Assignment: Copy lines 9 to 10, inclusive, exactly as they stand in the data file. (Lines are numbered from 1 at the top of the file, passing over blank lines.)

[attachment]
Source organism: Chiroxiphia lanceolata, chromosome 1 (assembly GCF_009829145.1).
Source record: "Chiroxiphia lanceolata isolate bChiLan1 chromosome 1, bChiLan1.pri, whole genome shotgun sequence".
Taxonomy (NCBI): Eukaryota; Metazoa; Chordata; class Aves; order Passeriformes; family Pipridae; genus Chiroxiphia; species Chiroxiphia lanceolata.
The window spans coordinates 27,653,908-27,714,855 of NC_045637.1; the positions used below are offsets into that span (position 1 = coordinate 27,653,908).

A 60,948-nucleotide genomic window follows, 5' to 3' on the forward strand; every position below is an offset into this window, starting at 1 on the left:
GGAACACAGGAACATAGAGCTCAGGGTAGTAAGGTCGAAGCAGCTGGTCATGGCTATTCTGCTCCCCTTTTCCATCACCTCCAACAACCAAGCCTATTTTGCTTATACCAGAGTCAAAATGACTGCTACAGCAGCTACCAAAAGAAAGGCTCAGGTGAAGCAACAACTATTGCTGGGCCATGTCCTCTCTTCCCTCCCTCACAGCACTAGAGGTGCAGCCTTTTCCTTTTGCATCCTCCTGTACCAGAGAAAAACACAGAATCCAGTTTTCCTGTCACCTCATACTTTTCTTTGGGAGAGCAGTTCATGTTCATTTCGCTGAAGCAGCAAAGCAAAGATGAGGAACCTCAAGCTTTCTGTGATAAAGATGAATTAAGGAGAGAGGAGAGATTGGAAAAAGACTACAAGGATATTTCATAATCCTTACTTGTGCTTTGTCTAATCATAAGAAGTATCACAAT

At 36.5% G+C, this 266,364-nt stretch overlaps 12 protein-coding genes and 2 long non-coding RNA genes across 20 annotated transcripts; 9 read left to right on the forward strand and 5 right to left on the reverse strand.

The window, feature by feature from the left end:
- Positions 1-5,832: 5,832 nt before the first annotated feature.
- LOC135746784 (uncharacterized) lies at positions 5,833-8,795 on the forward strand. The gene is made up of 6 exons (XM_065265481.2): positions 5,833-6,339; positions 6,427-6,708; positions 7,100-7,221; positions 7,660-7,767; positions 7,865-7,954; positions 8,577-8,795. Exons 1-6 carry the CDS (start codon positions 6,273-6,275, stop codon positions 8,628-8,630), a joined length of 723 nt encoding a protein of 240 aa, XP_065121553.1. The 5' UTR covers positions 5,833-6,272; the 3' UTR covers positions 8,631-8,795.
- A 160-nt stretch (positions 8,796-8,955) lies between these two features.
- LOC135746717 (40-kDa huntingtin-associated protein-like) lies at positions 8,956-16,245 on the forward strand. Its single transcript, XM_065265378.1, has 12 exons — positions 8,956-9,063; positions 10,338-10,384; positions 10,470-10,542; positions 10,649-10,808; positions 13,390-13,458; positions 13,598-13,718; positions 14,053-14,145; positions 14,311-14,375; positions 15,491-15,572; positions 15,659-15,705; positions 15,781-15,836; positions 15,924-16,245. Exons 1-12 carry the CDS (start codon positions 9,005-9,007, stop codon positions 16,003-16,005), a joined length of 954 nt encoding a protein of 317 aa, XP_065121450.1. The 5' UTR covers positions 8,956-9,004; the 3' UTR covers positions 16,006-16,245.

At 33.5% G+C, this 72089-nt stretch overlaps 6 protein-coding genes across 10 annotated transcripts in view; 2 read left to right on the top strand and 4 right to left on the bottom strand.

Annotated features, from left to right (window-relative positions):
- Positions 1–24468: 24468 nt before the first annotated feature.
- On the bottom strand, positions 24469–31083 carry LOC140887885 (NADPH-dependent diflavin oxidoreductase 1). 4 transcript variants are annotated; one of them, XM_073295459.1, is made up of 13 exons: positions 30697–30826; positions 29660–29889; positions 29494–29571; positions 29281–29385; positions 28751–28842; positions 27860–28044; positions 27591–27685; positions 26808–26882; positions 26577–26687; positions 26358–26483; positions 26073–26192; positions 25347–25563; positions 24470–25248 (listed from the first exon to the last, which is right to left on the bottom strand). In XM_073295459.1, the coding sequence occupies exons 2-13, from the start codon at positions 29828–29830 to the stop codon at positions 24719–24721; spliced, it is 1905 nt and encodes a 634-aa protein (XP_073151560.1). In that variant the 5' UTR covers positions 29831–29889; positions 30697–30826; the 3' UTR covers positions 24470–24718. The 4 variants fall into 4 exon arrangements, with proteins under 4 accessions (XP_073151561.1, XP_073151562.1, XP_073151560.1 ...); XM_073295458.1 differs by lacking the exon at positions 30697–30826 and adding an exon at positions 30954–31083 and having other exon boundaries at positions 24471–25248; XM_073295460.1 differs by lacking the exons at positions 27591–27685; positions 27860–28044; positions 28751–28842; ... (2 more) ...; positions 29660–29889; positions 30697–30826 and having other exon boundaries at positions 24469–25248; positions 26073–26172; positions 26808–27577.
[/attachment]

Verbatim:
- Positions 1-5,832: 5,832 nt before the first annotated feature.
- LOC135746784 (uncharacterized) lies at positions 5,833-8,795 on the forward strand. The gene is made up of 6 exons (XM_065265481.2): positions 5,833-6,339; positions 6,427-6,708; positions 7,100-7,221; positions 7,660-7,767; positions 7,865-7,954; positions 8,577-8,795. Exons 1-6 carry the CDS (start codon positions 6,273-6,275, stop codon positions 8,628-8,630), a joined length of 723 nt encoding a protein of 240 aa, XP_065121553.1. The 5' UTR covers positions 5,833-6,272; the 3' UTR covers positions 8,631-8,795.